The 9th International IPM Symposium will be held March 19-22, 2018 at the Renaissance Baltimore Harborplace Hotel, 202 East Pratt Street, Baltimore, Maryland, USA. The symposium will begin with the Opening Session on Monday, March 19, 5:00-7:00 pm, featuring a keynote talk by Dr. Dini Miller, Virginia Tech, and presentation of the 2018 IPM Achievement Awards.
The Integrated Crop Management Conference offers workshops focusing on the latest in crop production technology. Experts from Iowa and surrounding states will provide research updates and results in soil fertility, soil and water management, crop production and pest management. Attendees can choose from up to 7 topics each hour. This format allows you to customize your conference experience to meet your interests and CCA credit needs.
Registration and program information for the 2017 ICM Conference will be posted in October.
View this webinar to learn more about the Iowa Pest Resistance Management Program (IPRMP), an Iowa-specific effort to address pests--including weeds, insects and diseases--that can adapt and become resistant to chemical, genetic, and agronomic control practices. The IPRMP outlines approaches for protecting your crops with effective, integrated management solutions that will sustainably control pest
The world’s most widely used weed killer is not responsible for perpetuating Sudden Death Syndrome (SDS) in soybeans, research shows. A collaborative effort among soybean researchers in the United States and Canada and found that glyphosate does not increase SDS severity or adversely affect yields in soybean fields. Scientists from five Midwest universities and the Ontario Ministry of Agriculture Food and Rural Affairs, led by Daren Mueller of Iowa State University (ISU) in Ames, participated in the three-year study.
AMES, Iowa — The Integrated Pest Management program at Iowa State University is hosting its fourth crop scouting competition on Aug. 5 for teams of Iowa high school students. Organizers announced the 2014 theme, Crop Scouting Innovations, this week along with extending an invitation to participate to teams of high school students (those completing grades 9-12).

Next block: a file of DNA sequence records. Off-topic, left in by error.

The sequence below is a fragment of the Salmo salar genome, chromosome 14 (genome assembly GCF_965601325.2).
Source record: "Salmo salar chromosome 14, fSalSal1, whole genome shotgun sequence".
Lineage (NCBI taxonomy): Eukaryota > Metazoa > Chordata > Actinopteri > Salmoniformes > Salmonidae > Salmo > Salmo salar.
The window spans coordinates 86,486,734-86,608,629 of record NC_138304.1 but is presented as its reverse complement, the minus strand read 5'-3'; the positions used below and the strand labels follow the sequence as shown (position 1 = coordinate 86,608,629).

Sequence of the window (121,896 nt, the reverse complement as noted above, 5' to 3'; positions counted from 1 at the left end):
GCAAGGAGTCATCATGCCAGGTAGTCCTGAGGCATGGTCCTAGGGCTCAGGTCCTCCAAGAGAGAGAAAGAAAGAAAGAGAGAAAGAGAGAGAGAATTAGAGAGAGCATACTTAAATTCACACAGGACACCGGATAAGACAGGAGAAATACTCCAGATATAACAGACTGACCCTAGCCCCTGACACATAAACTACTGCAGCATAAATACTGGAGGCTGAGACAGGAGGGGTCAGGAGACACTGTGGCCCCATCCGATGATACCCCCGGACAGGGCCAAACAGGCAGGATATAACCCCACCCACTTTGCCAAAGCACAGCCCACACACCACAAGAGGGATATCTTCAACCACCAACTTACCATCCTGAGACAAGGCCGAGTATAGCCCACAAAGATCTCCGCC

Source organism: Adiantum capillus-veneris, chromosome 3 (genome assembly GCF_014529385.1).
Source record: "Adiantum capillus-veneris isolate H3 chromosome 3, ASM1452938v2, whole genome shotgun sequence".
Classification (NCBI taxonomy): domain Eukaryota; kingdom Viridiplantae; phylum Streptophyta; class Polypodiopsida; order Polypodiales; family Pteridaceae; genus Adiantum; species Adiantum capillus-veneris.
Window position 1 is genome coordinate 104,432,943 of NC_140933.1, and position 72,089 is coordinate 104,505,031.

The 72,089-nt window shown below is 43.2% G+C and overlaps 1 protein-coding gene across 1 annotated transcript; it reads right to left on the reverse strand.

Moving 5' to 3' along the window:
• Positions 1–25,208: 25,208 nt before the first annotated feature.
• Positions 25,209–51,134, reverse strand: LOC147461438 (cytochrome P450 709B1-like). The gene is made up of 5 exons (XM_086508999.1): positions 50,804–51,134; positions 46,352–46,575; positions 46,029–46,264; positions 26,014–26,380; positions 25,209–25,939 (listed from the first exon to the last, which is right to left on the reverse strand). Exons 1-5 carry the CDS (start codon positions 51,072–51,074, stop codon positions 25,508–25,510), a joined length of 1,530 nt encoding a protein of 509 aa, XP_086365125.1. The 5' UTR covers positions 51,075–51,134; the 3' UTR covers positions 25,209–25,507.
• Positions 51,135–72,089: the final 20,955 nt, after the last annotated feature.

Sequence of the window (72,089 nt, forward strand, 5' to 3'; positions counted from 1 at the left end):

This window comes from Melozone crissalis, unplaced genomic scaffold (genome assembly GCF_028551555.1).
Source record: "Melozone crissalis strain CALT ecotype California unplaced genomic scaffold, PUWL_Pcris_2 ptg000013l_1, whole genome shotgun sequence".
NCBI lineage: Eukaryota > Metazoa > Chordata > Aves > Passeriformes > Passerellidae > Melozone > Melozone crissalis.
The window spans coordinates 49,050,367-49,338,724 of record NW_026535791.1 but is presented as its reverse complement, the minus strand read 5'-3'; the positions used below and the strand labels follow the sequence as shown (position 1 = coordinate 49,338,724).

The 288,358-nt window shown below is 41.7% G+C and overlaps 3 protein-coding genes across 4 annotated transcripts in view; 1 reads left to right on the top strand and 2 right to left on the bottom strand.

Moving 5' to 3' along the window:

Japanese beetle is becoming a more common field crop pest in Iowa. Literature shows adults need about 1,030 growing degree days (base 50°F) to complete development. Japanese beetles will continue emergence until around 2,150 degree days. Based on accumulating degree day temperatures in 2014, Japanese beetle adults should be active in some areas of southeastern and southwestern Iowa this week (Fig. 1). Expect adults to emerge in central and northern Iowa in about 7-14 days if warm temperatures continue.
Farmers in the Midwest may be concerned about white mold (also called Sclerotinia stem rot) in soybean this year. The disease, caused by the fungus Sclerotinia sclerotiorum, is not common every year, but farmers who have battled the disease in the past will want to assess the risk of white mold development as soybeans approach flowering (growth stage R1 – plants have at least one open flower at any node).
One thing we have learned from outbreaks of sudden death syndrome (SDS) in years past is that this disease likes it wet. Last year we wrote about the risk of SDS increasing with the early season rain. But at the end of the article we threw in one caveat – soybeans were planted very late in the season, which reduced the risk of SDS developing. And after we published the article, the rains essentially stopped. Fast forward to the end of the 2013 season -- we still had some SDS in parts of Iowa in 2013, but it was not as nearly as bad as it could have been.
Grasshopper activity has been noted this week in Iowa. These insects feed on grasses and weeds, and can become field crops pests. In corn and soybean, feeding is frequently, but not always, restricted to field edges. When crop injury does occur, it usually is related to drought conditions due to a reduction in natural vegetation.